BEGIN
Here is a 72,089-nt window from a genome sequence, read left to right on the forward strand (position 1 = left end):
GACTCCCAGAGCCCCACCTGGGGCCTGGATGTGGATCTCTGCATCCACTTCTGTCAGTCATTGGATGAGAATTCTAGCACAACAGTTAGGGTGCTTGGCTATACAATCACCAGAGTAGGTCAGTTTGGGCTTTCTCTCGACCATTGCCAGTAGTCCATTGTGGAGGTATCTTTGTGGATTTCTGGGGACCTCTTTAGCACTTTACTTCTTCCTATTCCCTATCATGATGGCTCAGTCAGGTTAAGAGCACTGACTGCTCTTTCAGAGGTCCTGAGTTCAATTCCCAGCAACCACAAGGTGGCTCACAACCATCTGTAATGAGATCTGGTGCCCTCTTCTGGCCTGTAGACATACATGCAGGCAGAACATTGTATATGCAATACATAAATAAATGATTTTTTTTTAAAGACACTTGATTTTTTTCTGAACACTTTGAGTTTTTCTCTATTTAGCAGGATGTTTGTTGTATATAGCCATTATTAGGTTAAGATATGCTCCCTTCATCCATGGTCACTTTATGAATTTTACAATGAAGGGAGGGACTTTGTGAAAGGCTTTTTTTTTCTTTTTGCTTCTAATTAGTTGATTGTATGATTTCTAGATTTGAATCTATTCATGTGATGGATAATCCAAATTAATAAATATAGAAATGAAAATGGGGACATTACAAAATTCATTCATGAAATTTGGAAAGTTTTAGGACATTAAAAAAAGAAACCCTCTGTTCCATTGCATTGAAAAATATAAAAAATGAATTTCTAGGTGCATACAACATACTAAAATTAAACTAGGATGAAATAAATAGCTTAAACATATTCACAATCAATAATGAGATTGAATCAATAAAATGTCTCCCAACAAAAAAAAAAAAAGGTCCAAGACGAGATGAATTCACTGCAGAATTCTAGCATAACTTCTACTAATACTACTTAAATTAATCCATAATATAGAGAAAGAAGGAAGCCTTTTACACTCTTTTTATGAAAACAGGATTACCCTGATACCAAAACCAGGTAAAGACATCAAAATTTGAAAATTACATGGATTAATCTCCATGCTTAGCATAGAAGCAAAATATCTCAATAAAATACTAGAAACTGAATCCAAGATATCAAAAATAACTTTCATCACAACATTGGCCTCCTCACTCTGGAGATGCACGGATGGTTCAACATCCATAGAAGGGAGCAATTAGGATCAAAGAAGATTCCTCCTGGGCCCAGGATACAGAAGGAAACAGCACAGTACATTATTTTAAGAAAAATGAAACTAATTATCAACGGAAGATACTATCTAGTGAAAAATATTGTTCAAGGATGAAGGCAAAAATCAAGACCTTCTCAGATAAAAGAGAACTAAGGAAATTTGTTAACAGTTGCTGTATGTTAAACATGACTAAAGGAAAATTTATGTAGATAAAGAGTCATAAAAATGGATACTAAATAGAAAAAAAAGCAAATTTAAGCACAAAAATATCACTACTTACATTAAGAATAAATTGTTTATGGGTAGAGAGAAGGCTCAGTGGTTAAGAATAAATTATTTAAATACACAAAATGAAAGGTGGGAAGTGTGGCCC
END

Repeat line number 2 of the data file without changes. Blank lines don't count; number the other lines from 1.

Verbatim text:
GACTCCCAGAGCCCCACCTGGGGCCTGGATGTGGATCTCTGCATCCACTTCTGTCAGTCATTGGATGAGAATTCTAGCACAACAGTTAGGGTGCTTGGCTATACAATCACCAGAGTAGGTCAGTTTGGGCTTTCTCTCGACCATTGCCAGTAGTCCATTGTGGAGGTATCTTTGTGGATTTCTGGGGACCTCTTTAGCACTTTACTTCTTCCTATTCCCTATCATGATGGCTCAGTCAGGTTAAGAGCACTGACTGCTCTTTCAGAGGTCCTGAGTTCAATTCCCAGCAACCACAAGGTGGCTCACAACCATCTGTAATGAGATCTGGTGCCCTCTTCTGGCCTGTAGACATACATGCAGGCAGAACATTGTATATGCAATACATAAATAAATGATTTTTTTTTAAAGACACTTGATTTTTTTCTGAACACTTTGAGTTTTTCTCTATTTAGCAGGATGTTTGTTGTATATAGCCATTATTAGGTTAAGATATGCTCCCTTCATCCATGGTCACTTTATGAATTTTACAATGAAGGGAGGGACTTTGTGAAAGGCTTTTTTTTTCTTTTTGCTTCTAATTAGTTGATTGTATGATTTCTAGATTTGAATCTATTCATGTGATGGATAATCCAAATTAATAAATATAGAAATGAAAATGGGGACATTACAAAATTCATTCATGAAATTTGGAAAGTTTTAGGACATTAAAAAAAGAAACCCTCTGTTCCATTGCATTGAAAAATATAAAAAATGAATTTCTAGGTGCATACAACATACTAAAATTAAACTAGGATGAAATAAATAGCTTAAACATATTCACAATCAATAATGAGATTGAATCAATAAAATGTCTCCCAACAAAAAAAAAAAAAGGTCCAAGACGAGATGAATTCACTGCAGAATTCTAGCATAACTTCTACTAATACTACTTAAATTAATCCATAATATAGAGAAAGAAGGAAGCCTTTTACACTCTTTTTATGAAAACAGGATTACCCTGATACCAAAACCAGGTAAAGACATCAAAATTTGAAAATTACATGGATTAATCTCCATGCTTAGCATAGAAGCAAAATATCTCAATAAAATACTAGAAACTGAATCCAAGATATCAAAAATAACTTTCATCACAACATTGGCCTCCTCACTCTGGAGATGCACGGATGGTTCAACATCCATAGAAGGGAGCAATTAGGATCAAAGAAGATTCCTCCTGGGCCCAGGATACAGAAGGAAACAGCACAGTACATTATTTTAAGAAAAATGAAACTAATTATCAACGGAAGATACTATCTAGTGAAAAATATTGTTCAAGGATGAAGGCAAAAATCAAGACCTTCTCAGATAAAAGAGAACTAAGGAAATTTGTTAACAGTTGCTGTATGTTAAACATGACTAAAGGAAAATTTATGTAGATAAAGAGTCATAAAAATGGATACTAAATAGAAAAAAAAGCAAATTTAAGCACAAAAATATCACTACTTACATTAAGAATAAATTGTTTATGGGTAGAGAGAAGGCTCAGTGGTTAAGAATAAATTATTTAAATACACAAAATGAAAGGTGGGAAGTGTGGCCC